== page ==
Typically these items don’t cost a ton but do add up; maintenance items include:
- Transmission oil and filter – $100 to 250
- Coolant & thermostat changes – $120 to 200
- Brake fluid change – $100 to 250
- Power Steering fluid flush and change – $75 -to 150
- Timing belt and water pump replacement – $450 to 1200
- Serpentine belt – $50 to 120
What is the bodywork like?
You might say bodywork is a minor issue; scrapes, dings, and missing moldings will affect the value but won’t affect how it drives. However, if your vehicle suffers from corrosion, I’m talking bubbles of rust in the panels, then I’d say there’s a very good chance the chassis, underpinnings, and exhaust system are also affected by corrosion.
Chassis corrosion changes everything; this type of vehicle isn’t worth fixing. Corrosion is too expensive to repair and will only cost you money in the future. In addition, chassis corrosion is a safety issue.
Was the car economical?
Older cars aren’t known for their fuel economy and aren’t as environmentally conscious as newer models. If you do a ton of driving, this might be a great opportunity to own a more economical model.
Does it have electrical faults?
Faulty batteries can cause a ton of electrical issues; typical batteries last about three to four years and will cost about $150 to fit.
Other common electrical issues include faulty window regulators, central locking issues, and alarm faults. Electrical issues are always expensive to find fault and fix.
Are the tires in good condition?
Tires are a running cost for all cars. A new set of boots can cost upwards of $300, so take that into consideration when evaluating your car’s true value.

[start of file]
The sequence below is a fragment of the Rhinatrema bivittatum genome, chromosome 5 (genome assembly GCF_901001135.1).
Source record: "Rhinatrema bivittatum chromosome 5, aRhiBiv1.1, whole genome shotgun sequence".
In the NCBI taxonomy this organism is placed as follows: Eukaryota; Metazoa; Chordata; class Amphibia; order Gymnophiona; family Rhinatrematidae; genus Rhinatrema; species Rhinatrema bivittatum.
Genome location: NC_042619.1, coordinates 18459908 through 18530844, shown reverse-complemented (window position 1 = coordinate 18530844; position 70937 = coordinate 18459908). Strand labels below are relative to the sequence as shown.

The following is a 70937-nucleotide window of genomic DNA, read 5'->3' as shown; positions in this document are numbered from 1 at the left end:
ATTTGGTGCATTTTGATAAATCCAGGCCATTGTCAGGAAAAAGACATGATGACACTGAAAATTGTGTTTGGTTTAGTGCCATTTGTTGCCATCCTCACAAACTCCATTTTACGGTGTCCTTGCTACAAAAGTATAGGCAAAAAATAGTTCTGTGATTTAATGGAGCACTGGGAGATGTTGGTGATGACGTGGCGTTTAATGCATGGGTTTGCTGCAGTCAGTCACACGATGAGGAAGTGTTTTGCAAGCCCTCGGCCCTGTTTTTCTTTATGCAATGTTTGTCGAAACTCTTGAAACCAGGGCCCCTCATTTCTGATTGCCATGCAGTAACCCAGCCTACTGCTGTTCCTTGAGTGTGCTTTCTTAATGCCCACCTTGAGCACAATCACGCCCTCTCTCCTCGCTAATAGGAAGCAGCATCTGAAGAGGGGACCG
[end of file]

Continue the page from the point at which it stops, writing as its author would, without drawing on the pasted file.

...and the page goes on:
Checking your vehicle value
To find an approx. Value for your vehicle checks out the usual online used car portals.
I don’t look at dealer prices as those prices are often inflated; look at the private advisers only. There you’ll find a match for your make and model. I like to find the highest price, and then the lowest price, the price in the middle is about fair.
That’s the pre-head gasket failure resale value of your vehicle.
2 Get Repair Cost Estimates
Head gasket costs will vary by vehicle, the severity of the damage, and by type of shop you visit. Without a doubt, a local trusted mechanic will be a ton cheaper than a large main dealer shop.
Vehicle brand and engine size
Vehicle brand and engine size will obviously affect the price greatly. Higher-end vehicles and imports like Mercedes, Audi, VW, BMW, etc., will usually cost the most to repair.
Parts are imported, and North American mechanics are less willing to work on imports, so you are forced, in many cases, to work with main dealers.
Similarly, many premium imports are fitted with larger engines; repairing a six or eight-cylinder engine will cost much more than a four-cylinder motor.
Severity of damage
The damage the vehicle has sustained is a large contributor to the final repair bill. When a head gasket blows, it can cause a lot of damage.